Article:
Nihar Vartak, co-founder and chief executive officer, was hush-hush about the partnership with Reliance but shared what his start-up was doing in the fight against Covid-19. Unlike most operators who are surveying public areas, Asteria Aerospace has offered its drones to keep a watch on forests.

“As law-enforcement agencies are busy enforcing social distancing in cities, what they observed was an increased amount of poaching in forests. So, we are helping them clamp down on that,” said Vartak. “We do 4-5 flights daily, covering 400-500 acres of forest land in Karnataka, to ensure there are no poaching activities, and also keep an eye out on villagers chopping off trees illegally.”

Asteria Aerospace is a founding member of DFI, through which it has helped design and implement a platform that brings together hundreds of drone operators and pilots across the country. Vartak said the coronavirus pandemic would greatly increase use-cases and acceptance of drones.

He roots for drones being used for delivery of medical supplies. In the case of coronavirus testing, the collection centres are spread across villages and rural areas but the labs where samples are tested could be hundreds of miles away. Here, drones could be effective in transporting the samples quickly while preventing any risk of human contamination in the process, he said.

“As for the government, they are very willing and listening to whatever possible applications drones can be used for. Basically, they are absolutely open to any idea that helps minimise human contact,” said Vartak.

Vartak had founded Asteria Aerospace along with college mate Neel Mehta in 2012, and they released their first product in 2016. Vartak and Mehta had studied aerospace engineering at the Purdue University, US.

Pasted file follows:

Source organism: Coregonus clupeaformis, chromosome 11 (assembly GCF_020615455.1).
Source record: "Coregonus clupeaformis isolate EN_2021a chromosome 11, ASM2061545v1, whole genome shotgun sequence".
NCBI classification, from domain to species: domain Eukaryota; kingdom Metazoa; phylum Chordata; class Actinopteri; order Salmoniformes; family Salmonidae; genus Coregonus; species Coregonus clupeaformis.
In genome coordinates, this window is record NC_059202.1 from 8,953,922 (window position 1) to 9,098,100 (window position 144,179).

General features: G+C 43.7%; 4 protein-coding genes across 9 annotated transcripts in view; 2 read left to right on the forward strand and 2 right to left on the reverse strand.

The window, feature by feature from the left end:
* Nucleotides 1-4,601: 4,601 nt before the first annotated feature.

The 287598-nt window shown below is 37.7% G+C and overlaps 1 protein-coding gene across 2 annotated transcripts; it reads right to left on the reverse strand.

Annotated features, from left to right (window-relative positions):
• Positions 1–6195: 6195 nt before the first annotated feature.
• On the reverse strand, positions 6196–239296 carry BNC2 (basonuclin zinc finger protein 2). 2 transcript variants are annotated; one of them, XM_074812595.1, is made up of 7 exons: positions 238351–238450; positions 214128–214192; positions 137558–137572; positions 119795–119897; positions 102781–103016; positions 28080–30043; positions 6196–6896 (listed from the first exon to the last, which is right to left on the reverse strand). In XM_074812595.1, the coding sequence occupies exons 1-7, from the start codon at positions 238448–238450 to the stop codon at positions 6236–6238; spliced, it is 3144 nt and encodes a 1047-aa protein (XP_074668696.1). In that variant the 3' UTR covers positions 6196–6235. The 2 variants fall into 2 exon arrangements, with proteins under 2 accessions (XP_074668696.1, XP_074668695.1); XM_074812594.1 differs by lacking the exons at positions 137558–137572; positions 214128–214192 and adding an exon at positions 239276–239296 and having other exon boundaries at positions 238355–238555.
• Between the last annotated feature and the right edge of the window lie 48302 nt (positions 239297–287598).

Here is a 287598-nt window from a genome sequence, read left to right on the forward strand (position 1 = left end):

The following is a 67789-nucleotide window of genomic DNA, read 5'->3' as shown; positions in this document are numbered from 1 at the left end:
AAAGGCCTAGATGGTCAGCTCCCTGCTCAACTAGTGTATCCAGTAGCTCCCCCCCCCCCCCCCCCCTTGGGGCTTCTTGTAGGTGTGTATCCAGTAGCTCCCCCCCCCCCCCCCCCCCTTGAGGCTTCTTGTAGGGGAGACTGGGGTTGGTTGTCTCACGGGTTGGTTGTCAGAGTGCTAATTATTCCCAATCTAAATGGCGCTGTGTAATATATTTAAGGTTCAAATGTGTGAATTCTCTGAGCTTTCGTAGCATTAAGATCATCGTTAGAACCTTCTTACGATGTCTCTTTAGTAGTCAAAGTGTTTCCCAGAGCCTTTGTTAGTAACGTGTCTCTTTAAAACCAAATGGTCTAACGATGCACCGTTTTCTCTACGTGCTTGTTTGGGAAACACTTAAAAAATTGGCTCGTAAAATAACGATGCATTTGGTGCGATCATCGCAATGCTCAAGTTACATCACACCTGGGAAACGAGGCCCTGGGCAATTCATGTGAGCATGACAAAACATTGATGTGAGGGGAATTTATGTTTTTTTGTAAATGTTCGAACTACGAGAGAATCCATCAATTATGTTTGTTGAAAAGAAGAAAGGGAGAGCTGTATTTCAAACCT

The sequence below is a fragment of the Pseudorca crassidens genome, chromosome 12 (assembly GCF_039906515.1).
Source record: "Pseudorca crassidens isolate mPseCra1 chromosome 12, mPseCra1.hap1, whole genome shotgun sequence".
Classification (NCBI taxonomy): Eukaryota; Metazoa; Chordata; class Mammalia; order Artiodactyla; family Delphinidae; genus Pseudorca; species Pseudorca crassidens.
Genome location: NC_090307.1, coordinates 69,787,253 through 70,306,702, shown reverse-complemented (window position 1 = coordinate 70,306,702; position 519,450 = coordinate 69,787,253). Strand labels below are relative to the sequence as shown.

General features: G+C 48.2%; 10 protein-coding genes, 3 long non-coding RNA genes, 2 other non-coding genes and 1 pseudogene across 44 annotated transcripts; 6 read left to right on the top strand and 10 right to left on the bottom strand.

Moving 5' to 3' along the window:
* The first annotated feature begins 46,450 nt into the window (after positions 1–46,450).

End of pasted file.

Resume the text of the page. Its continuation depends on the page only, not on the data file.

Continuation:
Aarav Unmanned Systems is one of the four founding members of the DFI, and instrumental in developing the open-monitoring platform meant for independent operators across the nation who would do sorties in affected regions (survey for any violations) and relay the information back to local police control rooms.

“In the districts which are badly hit, we are deploying pilots free of cost so that government agencies, police and district administration can monitor and manage the crowd better and enforce lockdown in a more efficient manner,” said Vipul Singh, co-founder and chief executive officer, Aarav Unmanned Systems.

“We feel that these applications and platforms are easy to develop; there’s no point selling them. We also feel that the number of drone operators and pilots in the country is sufficient to do this activity on a pro-bono basis. It is not possible to create hundreds of drones all of a sudden and deploy them overnight. But if we use existing resources, we can be impactful within a two-day period, and that is what we are doing right now,” he said.

Barring its contribution as a DFI member, Aarav Unmanned Systems is among the leading providers of survey-grade drones for industries like mining, urban infrastructure, constructions and utilities.

The company not only manufactures drones but also offers clients end-to-end managed solutions (including software dashboards with data presentations and mapping tools) for the said use-cases. It is a provider to some of the big industrial corporate houses like L&T, Vedanta, Adani Group, Hindalco and JSW Group.